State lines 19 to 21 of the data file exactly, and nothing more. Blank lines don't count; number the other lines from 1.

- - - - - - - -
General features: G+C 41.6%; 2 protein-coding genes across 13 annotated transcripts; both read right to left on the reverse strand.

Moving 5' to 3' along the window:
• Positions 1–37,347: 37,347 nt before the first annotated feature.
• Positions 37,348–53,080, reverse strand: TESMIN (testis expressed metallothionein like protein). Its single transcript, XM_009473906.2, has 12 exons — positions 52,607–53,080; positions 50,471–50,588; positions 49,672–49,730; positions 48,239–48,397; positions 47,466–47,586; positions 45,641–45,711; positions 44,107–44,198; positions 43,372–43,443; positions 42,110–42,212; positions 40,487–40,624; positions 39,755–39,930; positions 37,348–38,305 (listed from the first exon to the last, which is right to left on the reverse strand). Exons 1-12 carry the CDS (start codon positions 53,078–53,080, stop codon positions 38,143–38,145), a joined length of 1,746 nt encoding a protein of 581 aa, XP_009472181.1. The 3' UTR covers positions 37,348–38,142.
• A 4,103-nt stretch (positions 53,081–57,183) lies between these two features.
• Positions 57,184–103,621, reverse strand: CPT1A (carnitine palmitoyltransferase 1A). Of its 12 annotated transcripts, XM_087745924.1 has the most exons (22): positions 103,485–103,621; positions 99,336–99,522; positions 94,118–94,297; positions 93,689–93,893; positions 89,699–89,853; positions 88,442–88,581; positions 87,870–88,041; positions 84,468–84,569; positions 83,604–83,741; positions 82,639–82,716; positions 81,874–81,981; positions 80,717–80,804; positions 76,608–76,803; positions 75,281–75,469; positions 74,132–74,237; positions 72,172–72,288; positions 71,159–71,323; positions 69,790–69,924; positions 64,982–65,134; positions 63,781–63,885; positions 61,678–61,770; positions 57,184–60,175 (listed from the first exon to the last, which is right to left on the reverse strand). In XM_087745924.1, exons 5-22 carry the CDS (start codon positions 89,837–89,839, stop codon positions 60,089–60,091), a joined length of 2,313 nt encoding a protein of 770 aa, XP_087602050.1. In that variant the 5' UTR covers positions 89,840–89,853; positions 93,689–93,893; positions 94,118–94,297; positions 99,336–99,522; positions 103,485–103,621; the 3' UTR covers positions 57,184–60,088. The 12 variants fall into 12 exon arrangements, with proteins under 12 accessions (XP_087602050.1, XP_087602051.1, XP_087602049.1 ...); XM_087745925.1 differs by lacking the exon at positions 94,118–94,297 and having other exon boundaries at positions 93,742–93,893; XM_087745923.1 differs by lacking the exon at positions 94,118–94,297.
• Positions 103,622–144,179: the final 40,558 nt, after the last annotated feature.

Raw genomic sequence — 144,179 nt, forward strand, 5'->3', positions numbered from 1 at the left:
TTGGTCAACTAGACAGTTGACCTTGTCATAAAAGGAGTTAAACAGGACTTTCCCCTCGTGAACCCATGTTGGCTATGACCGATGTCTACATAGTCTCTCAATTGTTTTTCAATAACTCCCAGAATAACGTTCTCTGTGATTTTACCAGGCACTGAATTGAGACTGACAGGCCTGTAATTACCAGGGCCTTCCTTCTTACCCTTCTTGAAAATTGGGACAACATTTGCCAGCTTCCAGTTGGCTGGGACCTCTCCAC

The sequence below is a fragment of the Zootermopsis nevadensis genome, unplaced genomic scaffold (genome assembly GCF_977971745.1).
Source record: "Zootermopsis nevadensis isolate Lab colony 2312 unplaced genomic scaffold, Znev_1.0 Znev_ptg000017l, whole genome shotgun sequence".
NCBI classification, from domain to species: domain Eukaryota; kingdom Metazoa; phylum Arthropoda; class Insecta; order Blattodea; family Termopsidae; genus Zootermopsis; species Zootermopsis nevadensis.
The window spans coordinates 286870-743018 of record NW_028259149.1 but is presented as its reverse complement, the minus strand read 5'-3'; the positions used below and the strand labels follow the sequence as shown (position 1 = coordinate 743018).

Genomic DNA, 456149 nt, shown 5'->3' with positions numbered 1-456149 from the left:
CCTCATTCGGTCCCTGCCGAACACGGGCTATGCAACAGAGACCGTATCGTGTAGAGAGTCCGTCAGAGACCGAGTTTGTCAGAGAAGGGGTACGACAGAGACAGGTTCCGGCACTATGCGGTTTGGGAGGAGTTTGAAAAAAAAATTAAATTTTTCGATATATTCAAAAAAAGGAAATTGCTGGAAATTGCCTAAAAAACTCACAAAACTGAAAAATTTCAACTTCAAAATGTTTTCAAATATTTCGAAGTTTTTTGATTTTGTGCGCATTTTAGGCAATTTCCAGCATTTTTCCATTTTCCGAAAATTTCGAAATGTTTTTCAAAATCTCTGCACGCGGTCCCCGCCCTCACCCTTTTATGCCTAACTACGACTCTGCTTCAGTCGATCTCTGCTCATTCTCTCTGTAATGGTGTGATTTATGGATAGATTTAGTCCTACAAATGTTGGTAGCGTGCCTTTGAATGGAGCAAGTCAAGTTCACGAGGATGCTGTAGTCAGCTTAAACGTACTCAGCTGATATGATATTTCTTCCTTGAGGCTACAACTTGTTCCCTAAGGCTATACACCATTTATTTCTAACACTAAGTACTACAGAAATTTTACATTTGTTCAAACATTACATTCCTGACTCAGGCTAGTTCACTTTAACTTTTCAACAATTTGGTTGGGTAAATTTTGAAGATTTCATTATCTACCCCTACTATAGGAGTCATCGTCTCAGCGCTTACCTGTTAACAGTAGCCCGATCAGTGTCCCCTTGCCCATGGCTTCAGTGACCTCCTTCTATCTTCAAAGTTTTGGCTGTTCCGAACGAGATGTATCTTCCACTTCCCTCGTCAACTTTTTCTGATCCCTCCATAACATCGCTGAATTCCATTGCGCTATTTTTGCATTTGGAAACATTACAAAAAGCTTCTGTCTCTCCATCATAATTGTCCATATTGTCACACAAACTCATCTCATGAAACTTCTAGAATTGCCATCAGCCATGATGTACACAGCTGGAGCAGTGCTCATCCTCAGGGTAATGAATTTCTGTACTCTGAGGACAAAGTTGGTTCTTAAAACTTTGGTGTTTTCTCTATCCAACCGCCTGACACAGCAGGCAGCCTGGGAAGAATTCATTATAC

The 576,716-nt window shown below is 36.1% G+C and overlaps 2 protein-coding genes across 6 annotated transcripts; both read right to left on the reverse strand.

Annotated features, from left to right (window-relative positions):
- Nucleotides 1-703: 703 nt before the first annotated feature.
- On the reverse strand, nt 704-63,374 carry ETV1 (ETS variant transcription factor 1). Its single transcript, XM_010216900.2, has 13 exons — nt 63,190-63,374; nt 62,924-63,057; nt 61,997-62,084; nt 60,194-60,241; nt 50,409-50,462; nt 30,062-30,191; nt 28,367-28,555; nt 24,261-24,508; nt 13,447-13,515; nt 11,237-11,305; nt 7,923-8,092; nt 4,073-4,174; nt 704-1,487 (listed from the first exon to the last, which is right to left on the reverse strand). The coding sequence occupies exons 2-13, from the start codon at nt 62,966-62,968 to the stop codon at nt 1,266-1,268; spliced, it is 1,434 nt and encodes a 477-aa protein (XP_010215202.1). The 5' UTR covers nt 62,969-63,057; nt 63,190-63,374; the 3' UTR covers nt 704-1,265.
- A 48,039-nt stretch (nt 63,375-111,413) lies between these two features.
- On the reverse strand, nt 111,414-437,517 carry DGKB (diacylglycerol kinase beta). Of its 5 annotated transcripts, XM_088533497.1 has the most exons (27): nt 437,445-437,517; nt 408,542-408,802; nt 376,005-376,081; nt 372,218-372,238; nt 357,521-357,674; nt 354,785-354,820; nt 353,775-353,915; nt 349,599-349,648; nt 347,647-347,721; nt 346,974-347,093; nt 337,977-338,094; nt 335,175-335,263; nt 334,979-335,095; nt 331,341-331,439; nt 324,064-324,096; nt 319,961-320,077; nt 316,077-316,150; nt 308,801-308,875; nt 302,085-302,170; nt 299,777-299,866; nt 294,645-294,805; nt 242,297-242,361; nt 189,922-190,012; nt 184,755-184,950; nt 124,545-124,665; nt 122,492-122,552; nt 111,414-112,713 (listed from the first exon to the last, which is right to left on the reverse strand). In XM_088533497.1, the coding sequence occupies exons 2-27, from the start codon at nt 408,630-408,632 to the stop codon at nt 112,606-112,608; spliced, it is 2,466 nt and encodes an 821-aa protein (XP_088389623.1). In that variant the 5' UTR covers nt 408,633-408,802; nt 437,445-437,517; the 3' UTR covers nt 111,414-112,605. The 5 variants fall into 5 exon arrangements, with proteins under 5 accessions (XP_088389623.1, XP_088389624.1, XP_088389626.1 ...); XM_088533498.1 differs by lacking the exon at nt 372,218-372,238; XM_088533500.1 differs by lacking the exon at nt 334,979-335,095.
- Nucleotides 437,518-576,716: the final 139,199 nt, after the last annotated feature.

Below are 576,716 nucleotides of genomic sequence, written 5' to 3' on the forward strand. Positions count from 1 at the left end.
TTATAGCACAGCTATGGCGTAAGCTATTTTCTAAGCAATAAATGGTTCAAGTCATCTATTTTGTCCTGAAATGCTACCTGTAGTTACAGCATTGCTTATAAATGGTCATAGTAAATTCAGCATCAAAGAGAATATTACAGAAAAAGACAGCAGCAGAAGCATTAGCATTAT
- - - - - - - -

- On the reverse strand, nt 704-63,374 carry ETV1 (ETS variant transcription factor 1). Its single transcript, XM_010216900.2, has 13 exons — nt 63,190-63,374; nt 62,924-63,057; nt 61,997-62,084; nt 60,194-60,241; nt 50,409-50,462; nt 30,062-30,191; nt 28,367-28,555; nt 24,261-24,508; nt 13,447-13,515; nt 11,237-11,305; nt 7,923-8,092; nt 4,073-4,174; nt 704-1,487 (listed from the first exon to the last, which is right to left on the reverse strand). The coding sequence occupies exons 2-13, from the start codon at nt 62,966-62,968 to the stop codon at nt 1,266-1,268; spliced, it is 1,434 nt and encodes a 477-aa protein (XP_010215202.1). The 5' UTR covers nt 62,969-63,057; nt 63,190-63,374; the 3' UTR covers nt 704-1,265.
- A 48,039-nt stretch (nt 63,375-111,413) lies between these two features.
- On the reverse strand, nt 111,414-437,517 carry DGKB (diacylglycerol kinase beta). Of its 5 annotated transcripts, XM_088533497.1 has the most exons (27): nt 437,445-437,517; nt 408,542-408,802; nt 376,005-376,081; nt 372,218-372,238; nt 357,521-357,674; nt 354,785-354,820; nt 353,775-353,915; nt 349,599-349,648; nt 347,647-347,721; nt 346,974-347,093; nt 337,977-338,094; nt 335,175-335,263; nt 334,979-335,095; nt 331,341-331,439; nt 324,064-324,096; nt 319,961-320,077; nt 316,077-316,150; nt 308,801-308,875; nt 302,085-302,170; nt 299,777-299,866; nt 294,645-294,805; nt 242,297-242,361; nt 189,922-190,012; nt 184,755-184,950; nt 124,545-124,665; nt 122,492-122,552; nt 111,414-112,713 (listed from the first exon to the last, which is right to left on the reverse strand). In XM_088533497.1, the coding sequence occupies exons 2-27, from the start codon at nt 408,630-408,632 to the stop codon at nt 112,606-112,608; spliced, it is 2,466 nt and encodes an 821-aa protein (XP_088389623.1). In that variant the 5' UTR covers nt 408,633-408,802; nt 437,445-437,517; the 3' UTR covers nt 111,414-112,605. The 5 variants fall into 5 exon arrangements, with proteins under 5 accessions (XP_088389623.1, XP_088389624.1, XP_088389626.1 ...); XM_088533498.1 differs by lacking the exon at nt 372,218-372,238; XM_088533500.1 differs by lacking the exon at nt 334,979-335,095.